Pokemon undergoes its biggest evolution yet.
Review written by
October 25th, 2013
Game Freak have what might be one of the most challenging jobs in the industry. How delicate a procedure it must be to move their astronomically successful franchise onto the most modern of the handhelds - the one that warrants the biggest aesthetic and innovative upgrade from its games - without spoiling a legacy. Compounded with this is Pokemon's status as arguably Nintendo's biggest franchise - did you really think it was a coincidence that an affordable model of the 3DS (the aesthetically repulsive but commercially sensible 2DS) - was released on the very same day? They want and need as many people as possible to buy and play this. Mario is their overall breadwinner, but he did have a twenty-year head start and can still only dream of inciting the reaction in gamers that a new Pokemon RPG can. Yes, to say there's a lot riding on latest installments X and Y is an understatement.
You know the story by now - kid is given starter companion by local professor, leaves home, mauls other monsters for financial gain, gets caught up in conspiracy, almost unwittingly brings down evil empire, collects eight shiny badges from gym leaders, ultimately becomes the very best like no one ever was. If this shocks you, you might be flabbergasted to discover that Super Mario 3D World will involve jumping to hit blocks. That's always been the deal with Pokemon games but, even still, the plot of X and Y pales in comparison to the last generation, 2011's Black and White versions on the DS. Yes, Team Plasma's leader Ghetsis turned out to be a typical evil, power-hungry mastermind, but the story had you questioning, until late in the game, if you were the bad guy in a sort of animal rights activism struggle that even influenced PETA to make a spoof of the games in a real-life campaign. There's little of that balance and depth here; the goofy Team Flare get up to all sorts of nefarious, vainglorious and shallow crimes and you would need to be a bit of a Slowpoke not to twig who their insidious leader is after his or her (no spoilers here) first appearance. It's the elements that frame this story, however, that are the true selling points of the sixth generation.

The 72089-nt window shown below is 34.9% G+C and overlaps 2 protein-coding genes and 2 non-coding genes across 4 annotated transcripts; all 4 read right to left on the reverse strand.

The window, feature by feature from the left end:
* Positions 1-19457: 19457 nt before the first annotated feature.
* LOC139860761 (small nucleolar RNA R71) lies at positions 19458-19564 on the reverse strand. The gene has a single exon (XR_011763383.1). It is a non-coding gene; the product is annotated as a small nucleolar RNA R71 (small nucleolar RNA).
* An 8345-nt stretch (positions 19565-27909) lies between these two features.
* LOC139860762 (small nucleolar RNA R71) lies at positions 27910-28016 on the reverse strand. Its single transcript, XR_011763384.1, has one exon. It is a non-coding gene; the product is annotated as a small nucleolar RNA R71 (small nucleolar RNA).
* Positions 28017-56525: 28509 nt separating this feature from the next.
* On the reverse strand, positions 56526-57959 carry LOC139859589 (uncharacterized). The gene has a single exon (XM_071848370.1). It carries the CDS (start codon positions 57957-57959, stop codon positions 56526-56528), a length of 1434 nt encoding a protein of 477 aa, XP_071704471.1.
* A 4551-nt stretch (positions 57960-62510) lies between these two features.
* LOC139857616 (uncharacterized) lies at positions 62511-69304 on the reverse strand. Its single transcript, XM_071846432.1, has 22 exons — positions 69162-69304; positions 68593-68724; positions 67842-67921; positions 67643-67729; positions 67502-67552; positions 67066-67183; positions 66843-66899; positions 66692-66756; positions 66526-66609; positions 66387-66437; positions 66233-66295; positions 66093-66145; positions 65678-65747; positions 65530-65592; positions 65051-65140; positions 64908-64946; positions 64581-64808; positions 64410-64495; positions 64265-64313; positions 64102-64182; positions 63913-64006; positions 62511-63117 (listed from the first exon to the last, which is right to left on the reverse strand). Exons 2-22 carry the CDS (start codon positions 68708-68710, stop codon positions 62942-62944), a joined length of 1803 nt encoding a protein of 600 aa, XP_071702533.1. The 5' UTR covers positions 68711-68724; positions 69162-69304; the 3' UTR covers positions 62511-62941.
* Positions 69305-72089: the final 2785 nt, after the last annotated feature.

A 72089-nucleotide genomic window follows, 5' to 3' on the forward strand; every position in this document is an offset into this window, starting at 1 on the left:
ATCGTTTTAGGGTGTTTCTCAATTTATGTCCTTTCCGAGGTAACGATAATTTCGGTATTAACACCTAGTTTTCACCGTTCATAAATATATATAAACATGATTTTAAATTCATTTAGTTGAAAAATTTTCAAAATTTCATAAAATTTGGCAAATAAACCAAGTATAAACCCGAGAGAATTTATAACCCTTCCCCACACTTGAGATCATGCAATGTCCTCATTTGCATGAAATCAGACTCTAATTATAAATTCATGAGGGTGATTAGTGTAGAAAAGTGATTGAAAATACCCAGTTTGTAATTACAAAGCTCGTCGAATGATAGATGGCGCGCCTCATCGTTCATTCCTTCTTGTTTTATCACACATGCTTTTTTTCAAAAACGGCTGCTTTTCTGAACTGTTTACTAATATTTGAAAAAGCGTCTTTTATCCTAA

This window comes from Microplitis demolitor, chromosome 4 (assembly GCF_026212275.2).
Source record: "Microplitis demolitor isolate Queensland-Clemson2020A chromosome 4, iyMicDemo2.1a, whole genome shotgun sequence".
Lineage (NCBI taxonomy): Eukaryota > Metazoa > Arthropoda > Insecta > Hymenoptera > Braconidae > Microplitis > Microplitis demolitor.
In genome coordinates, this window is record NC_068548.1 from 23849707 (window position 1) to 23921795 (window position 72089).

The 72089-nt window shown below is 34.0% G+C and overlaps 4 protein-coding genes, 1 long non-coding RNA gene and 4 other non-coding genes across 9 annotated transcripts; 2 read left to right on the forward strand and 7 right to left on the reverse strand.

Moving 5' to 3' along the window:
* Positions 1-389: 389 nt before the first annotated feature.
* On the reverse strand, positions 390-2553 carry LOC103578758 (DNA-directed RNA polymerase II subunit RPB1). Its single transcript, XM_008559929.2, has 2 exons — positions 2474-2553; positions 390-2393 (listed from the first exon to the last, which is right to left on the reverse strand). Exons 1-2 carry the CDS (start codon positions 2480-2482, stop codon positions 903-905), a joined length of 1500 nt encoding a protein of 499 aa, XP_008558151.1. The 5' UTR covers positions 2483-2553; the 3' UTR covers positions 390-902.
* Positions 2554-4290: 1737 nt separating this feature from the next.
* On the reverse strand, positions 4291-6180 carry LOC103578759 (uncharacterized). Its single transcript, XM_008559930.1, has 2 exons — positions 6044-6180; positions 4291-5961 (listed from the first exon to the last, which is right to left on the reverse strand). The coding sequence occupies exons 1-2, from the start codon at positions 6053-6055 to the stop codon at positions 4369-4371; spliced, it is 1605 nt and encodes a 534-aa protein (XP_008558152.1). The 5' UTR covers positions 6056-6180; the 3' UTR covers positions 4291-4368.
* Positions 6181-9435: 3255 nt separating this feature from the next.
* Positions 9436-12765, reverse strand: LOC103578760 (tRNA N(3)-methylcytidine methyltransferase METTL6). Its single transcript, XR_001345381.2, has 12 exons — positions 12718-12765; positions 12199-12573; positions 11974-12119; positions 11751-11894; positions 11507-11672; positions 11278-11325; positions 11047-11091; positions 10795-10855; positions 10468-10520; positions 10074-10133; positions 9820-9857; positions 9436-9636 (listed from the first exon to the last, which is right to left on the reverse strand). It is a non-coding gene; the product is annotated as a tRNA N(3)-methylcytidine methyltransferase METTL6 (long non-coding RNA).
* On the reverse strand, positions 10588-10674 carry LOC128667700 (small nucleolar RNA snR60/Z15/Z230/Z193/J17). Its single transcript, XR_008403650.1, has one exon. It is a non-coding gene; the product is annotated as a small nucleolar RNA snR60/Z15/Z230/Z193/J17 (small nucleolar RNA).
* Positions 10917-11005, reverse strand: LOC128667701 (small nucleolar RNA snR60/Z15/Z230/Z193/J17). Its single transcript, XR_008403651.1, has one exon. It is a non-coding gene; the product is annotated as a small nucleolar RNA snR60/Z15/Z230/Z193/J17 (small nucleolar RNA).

The 3DS bestows upon the Pokemon world a beauty only imaginable until now. Black and White attempted it, but their juxtaposition of pixelated sprites on 3D environments often left things looking tacky. Based on France - to the extent that an NPC mentions cheek-kissing - the new setting of Kalos serves up the most stunning locations seen in the series yet: city streets dotted with cafes and boutiques; a chateau surrounded by majestic gardens; sunny beach resorts viewed from windy cliffs; gloomy fairytale forests with tree branches that reach out like eerie hands; frozen mountains lined with snow-capped pine trees under a starry sky. The latter features perhaps the most evocative, grandiose theme ever to grace the soundtrack of a Pokemon game, and its Zelda-esque vibe also lends itself to the folk tunes of nearby Dendemille Town, while Lumiose City and the guitar-driven battle theme will promptly burrow into your brain to forever sit alongside the timeless tunes of the series. Strangely (perhaps unbelievably) there's no 3D effect in the overworld. It's only employed to make certain scenes more striking but, save for the cinematics of the game's climax, it rarely makes an appearance. There's a touch of slowdown on the frame-rate during battle when the slider is up, and since it offers barely any depth anyway, one might as well play with it off. It's an odd creative decision for a land devised with beauty in mind and especially when one considers what the console can do in terms of presentation, but it's really of little concern compared to the overall stylistic improvement.